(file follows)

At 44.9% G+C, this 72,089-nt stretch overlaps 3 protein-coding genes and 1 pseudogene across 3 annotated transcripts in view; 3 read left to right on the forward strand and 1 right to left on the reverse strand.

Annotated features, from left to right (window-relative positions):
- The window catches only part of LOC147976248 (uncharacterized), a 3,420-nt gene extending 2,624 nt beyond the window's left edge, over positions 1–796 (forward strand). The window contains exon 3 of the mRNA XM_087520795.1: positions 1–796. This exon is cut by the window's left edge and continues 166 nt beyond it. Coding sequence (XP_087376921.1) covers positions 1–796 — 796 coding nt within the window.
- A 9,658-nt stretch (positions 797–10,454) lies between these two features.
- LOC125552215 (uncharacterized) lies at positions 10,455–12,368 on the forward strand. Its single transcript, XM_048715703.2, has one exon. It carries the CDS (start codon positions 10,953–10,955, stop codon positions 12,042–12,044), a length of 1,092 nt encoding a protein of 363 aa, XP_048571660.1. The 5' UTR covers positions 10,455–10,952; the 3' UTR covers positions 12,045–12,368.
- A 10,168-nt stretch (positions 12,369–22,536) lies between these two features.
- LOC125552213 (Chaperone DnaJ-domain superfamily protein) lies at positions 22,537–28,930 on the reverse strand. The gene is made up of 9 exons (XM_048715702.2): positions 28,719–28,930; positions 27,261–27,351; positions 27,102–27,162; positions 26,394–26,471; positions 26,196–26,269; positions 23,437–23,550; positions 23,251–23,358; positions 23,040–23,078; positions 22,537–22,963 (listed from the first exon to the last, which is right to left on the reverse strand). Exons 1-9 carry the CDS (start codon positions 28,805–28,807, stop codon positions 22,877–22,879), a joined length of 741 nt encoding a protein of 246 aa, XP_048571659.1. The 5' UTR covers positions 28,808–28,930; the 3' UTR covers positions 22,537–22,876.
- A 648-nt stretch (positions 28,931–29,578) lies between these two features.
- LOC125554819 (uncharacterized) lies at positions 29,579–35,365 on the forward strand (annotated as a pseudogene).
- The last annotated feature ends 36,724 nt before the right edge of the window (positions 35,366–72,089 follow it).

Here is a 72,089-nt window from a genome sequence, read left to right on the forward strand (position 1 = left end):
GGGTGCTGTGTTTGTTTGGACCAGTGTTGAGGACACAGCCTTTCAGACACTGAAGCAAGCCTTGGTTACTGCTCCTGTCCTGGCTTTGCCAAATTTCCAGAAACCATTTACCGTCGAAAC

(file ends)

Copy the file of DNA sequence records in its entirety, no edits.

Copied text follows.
At 44.9% G+C, this 72,089-nt stretch overlaps 3 protein-coding genes and 1 pseudogene across 3 annotated transcripts in view; 3 read left to right on the forward strand and 1 right to left on the reverse strand.

Annotated features, from left to right (window-relative positions):
- The window catches only part of LOC147976248 (uncharacterized), a 3,420-nt gene extending 2,624 nt beyond the window's left edge, over positions 1–796 (forward strand). The window contains exon 3 of the mRNA XM_087520795.1: positions 1–796. This exon is cut by the window's left edge and continues 166 nt beyond it. Coding sequence (XP_087376921.1) covers positions 1–796 — 796 coding nt within the window.
- A 9,658-nt stretch (positions 797–10,454) lies between these two features.
- LOC125552215 (uncharacterized) lies at positions 10,455–12,368 on the forward strand. Its single transcript, XM_048715703.2, has one exon. It carries the CDS (start codon positions 10,953–10,955, stop codon positions 12,042–12,044), a length of 1,092 nt encoding a protein of 363 aa, XP_048571660.1. The 5' UTR covers positions 10,455–10,952; the 3' UTR covers positions 12,045–12,368.
- A 10,168-nt stretch (positions 12,369–22,536) lies between these two features.
- LOC125552213 (Chaperone DnaJ-domain superfamily protein) lies at positions 22,537–28,930 on the reverse strand. The gene is made up of 9 exons (XM_048715702.2): positions 28,719–28,930; positions 27,261–27,351; positions 27,102–27,162; positions 26,394–26,471; positions 26,196–26,269; positions 23,437–23,550; positions 23,251–23,358; positions 23,040–23,078; positions 22,537–22,963 (listed from the first exon to the last, which is right to left on the reverse strand). Exons 1-9 carry the CDS (start codon positions 28,805–28,807, stop codon positions 22,877–22,879), a joined length of 741 nt encoding a protein of 246 aa, XP_048571659.1. The 5' UTR covers positions 28,808–28,930; the 3' UTR covers positions 22,537–22,876.
- A 648-nt stretch (positions 28,931–29,578) lies between these two features.
- LOC125554819 (uncharacterized) lies at positions 29,579–35,365 on the forward strand (annotated as a pseudogene).
- The last annotated feature ends 36,724 nt before the right edge of the window (positions 35,366–72,089 follow it).

Here is a 72,089-nt window from a genome sequence, read left to right on the forward strand (position 1 = left end):
GGGTGCTGTGTTTGTTTGGACCAGTGTTGAGGACACAGCCTTTCAGACACTGAAGCAAGCCTTGGTTACTGCTCCTGTCCTGGCTTTGCCAAATTTCCAGAAACCATTTACCGTCGAAAC